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Saturday, July 30, 2011

Manga Review: Natsume's Book of Friends GN 7

Natsume's Book of Friends volume 7
Author: Yuki Midorikawa
Viz Media/Shojo Beat
200 pages

Someone is attacking yokai and stealing their blood, and Takashi is dismayed to discover that the assailant is human! The more he investigates the attacks, the more danger he finds himself in as he digs deeper into the occult world of the exorcists. Someone is planning something horrible and even the help of Natori – actor and exorcist extraordinaire – might not be enough to save the yokai . . . or Takashi!

Spoiler warning: Slight spoilers for what happens in this volume are in the review below.

In this volume of Natsume Yuujinchou (I just can't get used to calling it by its translated name!), we get an eerily close work into the world of exorcists, examine the relationships of one Natsume Takashi, see yokai learning how to play shadow tag, and see one of manga-ka Yuki Midorikawa's earlier short works – which, it will surprise no one, involves the supernatural world blending in with the human world. All in all, another outstanding volume of manga that deserves praise as well as fannish examination. And, of course, plenty of squee over Nyanko-sensei being typical adorable stubborn-headed Nyanko-sensei.

Read the rest of the review after the jump!




Exorcists: those who make a living banishing yokai and sending spirits to their final resting places. So far in the series, the only exorcist we had met was Natori, the morally grey actor with a curse of his own who makes Natsume uncomfortable with his attitude towards the world of ayakashi. But now we are introduced to a whole new group of exorcists, the Matobas, led by a young man with an eye patch whose own attitude towards yokai puts Natori’s in a much better light by comparison. In short, these people are the kind of people Natsume doesn’t want to become: humans who have the gift and use it against yokai without feeling or caring, apathetically getting involved in the affairs of the other world for less-than-kind reasons. They use yokai as bait for their plans and this is what spurs Natsume to foil their scheme in the forest. I’m looking forward to seeing more of these people in later volumes, mainly because they add an extra view point to the class of humans who can see yokai and answer the call of their unlikely gift – either with kindness or with sorrowful acts.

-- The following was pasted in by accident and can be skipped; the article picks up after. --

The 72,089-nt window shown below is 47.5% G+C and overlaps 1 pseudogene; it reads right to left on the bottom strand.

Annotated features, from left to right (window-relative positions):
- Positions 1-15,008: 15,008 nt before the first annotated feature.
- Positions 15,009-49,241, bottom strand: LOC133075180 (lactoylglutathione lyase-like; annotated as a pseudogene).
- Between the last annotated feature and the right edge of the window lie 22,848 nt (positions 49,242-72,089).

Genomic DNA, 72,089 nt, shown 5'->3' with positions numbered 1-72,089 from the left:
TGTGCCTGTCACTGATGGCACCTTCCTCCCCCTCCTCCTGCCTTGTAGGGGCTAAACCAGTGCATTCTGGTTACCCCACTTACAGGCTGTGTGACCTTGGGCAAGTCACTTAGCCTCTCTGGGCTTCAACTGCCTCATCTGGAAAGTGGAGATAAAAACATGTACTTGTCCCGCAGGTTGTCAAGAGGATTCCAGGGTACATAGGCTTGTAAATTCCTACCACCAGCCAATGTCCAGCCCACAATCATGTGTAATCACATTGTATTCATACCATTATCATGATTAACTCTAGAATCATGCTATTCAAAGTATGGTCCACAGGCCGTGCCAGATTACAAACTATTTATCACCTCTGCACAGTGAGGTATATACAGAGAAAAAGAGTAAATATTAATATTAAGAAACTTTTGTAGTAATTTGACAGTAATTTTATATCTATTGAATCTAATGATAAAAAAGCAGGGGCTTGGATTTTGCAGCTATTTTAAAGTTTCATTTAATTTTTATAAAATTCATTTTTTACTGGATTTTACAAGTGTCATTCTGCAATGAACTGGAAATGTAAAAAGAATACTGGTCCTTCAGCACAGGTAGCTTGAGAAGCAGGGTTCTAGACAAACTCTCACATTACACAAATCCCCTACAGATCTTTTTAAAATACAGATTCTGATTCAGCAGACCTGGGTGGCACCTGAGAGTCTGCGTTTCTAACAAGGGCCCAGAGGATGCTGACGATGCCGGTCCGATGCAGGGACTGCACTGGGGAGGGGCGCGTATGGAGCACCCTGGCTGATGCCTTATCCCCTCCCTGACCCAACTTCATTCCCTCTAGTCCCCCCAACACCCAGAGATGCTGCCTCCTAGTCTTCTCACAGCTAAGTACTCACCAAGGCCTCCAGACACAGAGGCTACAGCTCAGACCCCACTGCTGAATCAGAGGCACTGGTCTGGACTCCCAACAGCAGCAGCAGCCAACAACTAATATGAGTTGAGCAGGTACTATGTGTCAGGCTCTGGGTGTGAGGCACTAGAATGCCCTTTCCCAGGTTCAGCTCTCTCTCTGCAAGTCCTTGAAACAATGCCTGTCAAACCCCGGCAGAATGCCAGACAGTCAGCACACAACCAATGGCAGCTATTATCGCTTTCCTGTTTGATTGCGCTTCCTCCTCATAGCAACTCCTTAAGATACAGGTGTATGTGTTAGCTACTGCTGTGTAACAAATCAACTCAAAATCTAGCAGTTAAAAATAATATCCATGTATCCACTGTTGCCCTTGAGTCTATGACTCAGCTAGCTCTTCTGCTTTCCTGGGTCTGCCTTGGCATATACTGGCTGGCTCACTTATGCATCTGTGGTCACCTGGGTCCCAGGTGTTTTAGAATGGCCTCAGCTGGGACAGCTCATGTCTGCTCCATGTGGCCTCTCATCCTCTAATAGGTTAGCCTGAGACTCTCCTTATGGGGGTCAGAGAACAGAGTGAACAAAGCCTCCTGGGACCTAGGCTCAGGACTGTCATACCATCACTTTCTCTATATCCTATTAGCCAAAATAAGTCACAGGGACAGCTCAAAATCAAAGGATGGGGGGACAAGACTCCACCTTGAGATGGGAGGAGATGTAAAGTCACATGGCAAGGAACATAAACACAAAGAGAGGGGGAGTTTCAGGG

The main focus of this volume is Natsume Takashi and his standing as a human who can see yokai and exists in both spheres while trying to live a ‘normal’ life. It’s this volume that Natsume has to confront a lot of icky ideas about humans and spirits that he had been avoiding before, such as the fact that not all humans can be trusted, and not all yokai need saving. We also see some very Natsume character traits come to light – mainly his fiercely protective side when it comes to his friends and his naivety that people are inherently good and can be trusted, although it seems this naivety is becoming more and more jaded the more he meets people like Matoba who use people – human or yokai – to make selfish gains. Natsume is growing up and the moment of true emotional maturation might be somewhere close on the horizon; he is no longer the reclusive closed-off person he was six volumes ago, that is sure.

This is not to say that volume seven of Natsume Yuujinchou is all dark and dramatic the entire 200 pages; there is a delightfully amusing special episode at the end of the volume about Natsume, Nyanko-sensei, and their yokai friends as throw a party for Natsume and learn how to play the human game of shadow tag, which will be familiar to anyone who has ever been on a playground in the mid-day sun with nothing else to do. Naturally, it all gets silly very soon as they try to figure out the rules of shadow tag, which ends up with Nyanko-sensei and Misuzu stepping on everyone and Natsume falling into a pit. Whoops? It still ends up being a sweet and amusing little side story that shows how many friends of the yokai variety Natsume has made since inheriting the Book of Friends.

Seven volumes in and Natsume Yuujinchou hasn’t missed a beat. It’s still the same wonderful, poignant, magical series of man and beast that it’s been for years and the quality has yet to dip since its start. I can only hope the conclusion of Natsume’s story – whenever that might be – will be as satisfying as the journey to that end.